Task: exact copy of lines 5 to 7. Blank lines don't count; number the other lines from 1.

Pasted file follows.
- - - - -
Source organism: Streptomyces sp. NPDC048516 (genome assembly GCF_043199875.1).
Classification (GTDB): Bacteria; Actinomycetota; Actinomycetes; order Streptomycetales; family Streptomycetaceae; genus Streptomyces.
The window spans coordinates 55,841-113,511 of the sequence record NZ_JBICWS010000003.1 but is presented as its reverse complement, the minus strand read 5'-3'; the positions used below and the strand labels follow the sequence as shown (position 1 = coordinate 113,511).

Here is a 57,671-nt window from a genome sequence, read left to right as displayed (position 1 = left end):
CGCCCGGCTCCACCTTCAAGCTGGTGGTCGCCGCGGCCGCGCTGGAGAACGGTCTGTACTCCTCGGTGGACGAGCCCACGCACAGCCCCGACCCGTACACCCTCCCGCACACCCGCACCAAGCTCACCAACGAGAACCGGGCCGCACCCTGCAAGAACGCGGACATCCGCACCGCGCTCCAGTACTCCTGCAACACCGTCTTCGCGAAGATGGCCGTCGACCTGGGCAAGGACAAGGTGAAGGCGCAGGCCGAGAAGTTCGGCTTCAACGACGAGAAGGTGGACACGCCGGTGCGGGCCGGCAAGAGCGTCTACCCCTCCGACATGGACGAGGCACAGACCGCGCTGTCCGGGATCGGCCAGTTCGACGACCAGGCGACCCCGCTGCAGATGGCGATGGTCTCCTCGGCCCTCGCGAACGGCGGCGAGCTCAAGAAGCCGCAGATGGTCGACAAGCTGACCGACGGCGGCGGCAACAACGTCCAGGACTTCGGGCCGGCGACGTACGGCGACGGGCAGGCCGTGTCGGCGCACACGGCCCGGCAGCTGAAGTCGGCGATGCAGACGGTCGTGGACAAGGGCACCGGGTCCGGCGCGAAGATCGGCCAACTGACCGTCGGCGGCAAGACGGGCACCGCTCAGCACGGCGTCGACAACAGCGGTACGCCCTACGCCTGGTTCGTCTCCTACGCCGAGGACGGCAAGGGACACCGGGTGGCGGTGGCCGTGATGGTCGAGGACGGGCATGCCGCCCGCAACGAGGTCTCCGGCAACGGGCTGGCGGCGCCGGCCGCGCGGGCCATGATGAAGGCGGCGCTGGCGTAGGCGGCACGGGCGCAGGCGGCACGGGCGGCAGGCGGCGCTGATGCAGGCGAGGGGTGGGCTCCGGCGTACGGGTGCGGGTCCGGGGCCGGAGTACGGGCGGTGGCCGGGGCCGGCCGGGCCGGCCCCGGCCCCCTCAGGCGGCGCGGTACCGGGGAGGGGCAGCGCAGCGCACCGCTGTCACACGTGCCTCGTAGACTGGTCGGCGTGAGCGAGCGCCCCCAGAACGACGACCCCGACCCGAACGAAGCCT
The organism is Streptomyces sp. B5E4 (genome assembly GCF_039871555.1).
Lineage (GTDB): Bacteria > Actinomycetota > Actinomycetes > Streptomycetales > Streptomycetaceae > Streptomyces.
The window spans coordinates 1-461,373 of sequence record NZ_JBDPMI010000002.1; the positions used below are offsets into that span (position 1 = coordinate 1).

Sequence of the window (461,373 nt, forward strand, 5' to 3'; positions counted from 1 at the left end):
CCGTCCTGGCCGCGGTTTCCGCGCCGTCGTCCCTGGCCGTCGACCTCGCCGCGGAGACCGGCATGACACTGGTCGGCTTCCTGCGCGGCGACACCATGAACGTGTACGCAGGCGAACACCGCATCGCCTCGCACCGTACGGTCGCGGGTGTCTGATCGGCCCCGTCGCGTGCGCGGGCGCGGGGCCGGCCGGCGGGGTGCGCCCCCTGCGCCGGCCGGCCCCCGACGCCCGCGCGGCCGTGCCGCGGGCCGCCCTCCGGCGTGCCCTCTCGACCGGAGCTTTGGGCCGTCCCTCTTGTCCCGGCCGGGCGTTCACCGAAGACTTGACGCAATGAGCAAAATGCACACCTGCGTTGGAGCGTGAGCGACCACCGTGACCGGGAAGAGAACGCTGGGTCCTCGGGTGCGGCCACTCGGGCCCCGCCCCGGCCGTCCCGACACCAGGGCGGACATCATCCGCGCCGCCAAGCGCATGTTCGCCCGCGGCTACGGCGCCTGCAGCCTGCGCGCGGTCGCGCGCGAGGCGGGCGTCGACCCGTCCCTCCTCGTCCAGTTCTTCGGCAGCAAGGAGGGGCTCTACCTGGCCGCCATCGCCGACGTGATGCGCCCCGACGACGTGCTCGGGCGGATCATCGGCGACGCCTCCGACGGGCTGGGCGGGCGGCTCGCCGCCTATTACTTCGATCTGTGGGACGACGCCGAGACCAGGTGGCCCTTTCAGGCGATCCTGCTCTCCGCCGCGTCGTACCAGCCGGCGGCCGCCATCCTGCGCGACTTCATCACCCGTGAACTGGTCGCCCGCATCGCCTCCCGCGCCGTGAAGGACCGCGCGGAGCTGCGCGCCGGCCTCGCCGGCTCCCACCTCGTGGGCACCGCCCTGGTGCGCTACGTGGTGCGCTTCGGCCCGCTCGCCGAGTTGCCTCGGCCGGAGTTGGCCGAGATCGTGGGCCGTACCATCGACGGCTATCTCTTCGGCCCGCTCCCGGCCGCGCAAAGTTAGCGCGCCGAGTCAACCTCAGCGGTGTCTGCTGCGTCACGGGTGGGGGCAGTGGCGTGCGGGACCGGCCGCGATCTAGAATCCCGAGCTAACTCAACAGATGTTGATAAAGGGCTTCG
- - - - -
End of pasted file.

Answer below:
CGCCCGGCTCCACCTTCAAGCTGGTGGTCGCCGCGGCCGCGCTGGAGAACGGTCTGTACTCCTCGGTGGACGAGCCCACGCACAGCCCCGACCCGTACACCCTCCCGCACACCCGCACCAAGCTCACCAACGAGAACCGGGCCGCACCCTGCAAGAACGCGGACATCCGCACCGCGCTCCAGTACTCCTGCAACACCGTCTTCGCGAAGATGGCCGTCGACCTGGGCAAGGACAAGGTGAAGGCGCAGGCCGAGAAGTTCGGCTTCAACGACGAGAAGGTGGACACGCCGGTGCGGGCCGGCAAGAGCGTCTACCCCTCCGACATGGACGAGGCACAGACCGCGCTGTCCGGGATCGGCCAGTTCGACGACCAGGCGACCCCGCTGCAGATGGCGATGGTCTCCTCGGCCCTCGCGAACGGCGGCGAGCTCAAGAAGCCGCAGATGGTCGACAAGCTGACCGACGGCGGCGGCAACAACGTCCAGGACTTCGGGCCGGCGACGTACGGCGACGGGCAGGCCGTGTCGGCGCACACGGCCCGGCAGCTGAAGTCGGCGATGCAGACGGTCGTGGACAAGGGCACCGGGTCCGGCGCGAAGATCGGCCAACTGACCGTCGGCGGCAAGACGGGCACCGCTCAGCACGGCGTCGACAACAGCGGTACGCCCTACGCCTGGTTCGTCTCCTACGCCGAGGACGGCAAGGGACACCGGGTGGCGGTGGCCGTGATGGTCGAGGACGGGCATGCCGCCCGCAACGAGGTCTCCGGCAACGGGCTGGCGGCGCCGGCCGCGCGGGCCATGATGAAGGCGGCGCTGGCGTAGGCGGCACGGGCGCAGGCGGCACGGGCGGCAGGCGGCGCTGATGCAGGCGAGGGGTGGGCTCCGGCGTACGGGTGCGGGTCCGGGGCCGGAGTACGGGCGGTGGCCGGGGCCGGCCGGGCCGGCCCCGGCCCCCTCAGGCGGCGCGGTACCGGGGAGGGGCAGCGCAGCGCACCGCTGTCACACGTGCCTCGTAGACTGGTCGGCGTGAGCGAGCGCCCCCAGAACGACGACCCCGACCCGAACGAAGCCT
The organism is Streptomyces sp. B5E4 (genome assembly GCF_039871555.1).
Lineage (GTDB): Bacteria > Actinomycetota > Actinomycetes > Streptomycetales > Streptomycetaceae > Streptomyces.